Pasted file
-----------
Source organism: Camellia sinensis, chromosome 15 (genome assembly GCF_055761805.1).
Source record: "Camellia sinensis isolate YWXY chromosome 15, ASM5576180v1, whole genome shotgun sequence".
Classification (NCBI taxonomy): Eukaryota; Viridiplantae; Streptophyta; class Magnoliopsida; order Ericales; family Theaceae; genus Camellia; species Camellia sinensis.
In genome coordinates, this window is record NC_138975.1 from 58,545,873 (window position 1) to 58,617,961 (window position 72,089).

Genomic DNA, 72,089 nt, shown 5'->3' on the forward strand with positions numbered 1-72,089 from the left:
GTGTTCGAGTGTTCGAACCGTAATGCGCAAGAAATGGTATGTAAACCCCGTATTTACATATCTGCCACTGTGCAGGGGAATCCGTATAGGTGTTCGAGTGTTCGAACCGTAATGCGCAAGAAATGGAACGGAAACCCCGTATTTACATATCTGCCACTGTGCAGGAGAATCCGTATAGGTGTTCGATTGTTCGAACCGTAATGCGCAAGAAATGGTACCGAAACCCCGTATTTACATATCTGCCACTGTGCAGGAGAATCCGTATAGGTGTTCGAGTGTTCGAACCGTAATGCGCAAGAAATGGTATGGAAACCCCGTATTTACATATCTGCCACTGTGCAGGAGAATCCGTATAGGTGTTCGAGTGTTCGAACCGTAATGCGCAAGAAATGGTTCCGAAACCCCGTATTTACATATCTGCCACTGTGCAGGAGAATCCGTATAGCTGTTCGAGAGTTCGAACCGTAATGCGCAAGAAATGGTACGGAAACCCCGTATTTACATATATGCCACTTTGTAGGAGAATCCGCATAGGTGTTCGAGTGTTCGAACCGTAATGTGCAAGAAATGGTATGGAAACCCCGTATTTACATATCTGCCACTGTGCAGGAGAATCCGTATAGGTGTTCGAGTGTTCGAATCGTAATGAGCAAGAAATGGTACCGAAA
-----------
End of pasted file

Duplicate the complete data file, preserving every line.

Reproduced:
Source organism: Camellia sinensis, chromosome 15 (genome assembly GCF_055761805.1).
Source record: "Camellia sinensis isolate YWXY chromosome 15, ASM5576180v1, whole genome shotgun sequence".
Classification (NCBI taxonomy): Eukaryota; Viridiplantae; Streptophyta; class Magnoliopsida; order Ericales; family Theaceae; genus Camellia; species Camellia sinensis.
In genome coordinates, this window is record NC_138975.1 from 58,545,873 (window position 1) to 58,617,961 (window position 72,089).

Genomic DNA, 72,089 nt, shown 5'->3' on the forward strand with positions numbered 1-72,089 from the left:
GTGTTCGAGTGTTCGAACCGTAATGCGCAAGAAATGGTATGTAAACCCCGTATTTACATATCTGCCACTGTGCAGGGGAATCCGTATAGGTGTTCGAGTGTTCGAACCGTAATGCGCAAGAAATGGAACGGAAACCCCGTATTTACATATCTGCCACTGTGCAGGAGAATCCGTATAGGTGTTCGATTGTTCGAACCGTAATGCGCAAGAAATGGTACCGAAACCCCGTATTTACATATCTGCCACTGTGCAGGAGAATCCGTATAGGTGTTCGAGTGTTCGAACCGTAATGCGCAAGAAATGGTATGGAAACCCCGTATTTACATATCTGCCACTGTGCAGGAGAATCCGTATAGGTGTTCGAGTGTTCGAACCGTAATGCGCAAGAAATGGTTCCGAAACCCCGTATTTACATATCTGCCACTGTGCAGGAGAATCCGTATAGCTGTTCGAGAGTTCGAACCGTAATGCGCAAGAAATGGTACGGAAACCCCGTATTTACATATATGCCACTTTGTAGGAGAATCCGCATAGGTGTTCGAGTGTTCGAACCGTAATGTGCAAGAAATGGTATGGAAACCCCGTATTTACATATCTGCCACTGTGCAGGAGAATCCGTATAGGTGTTCGAGTGTTCGAATCGTAATGAGCAAGAAATGGTACCGAAA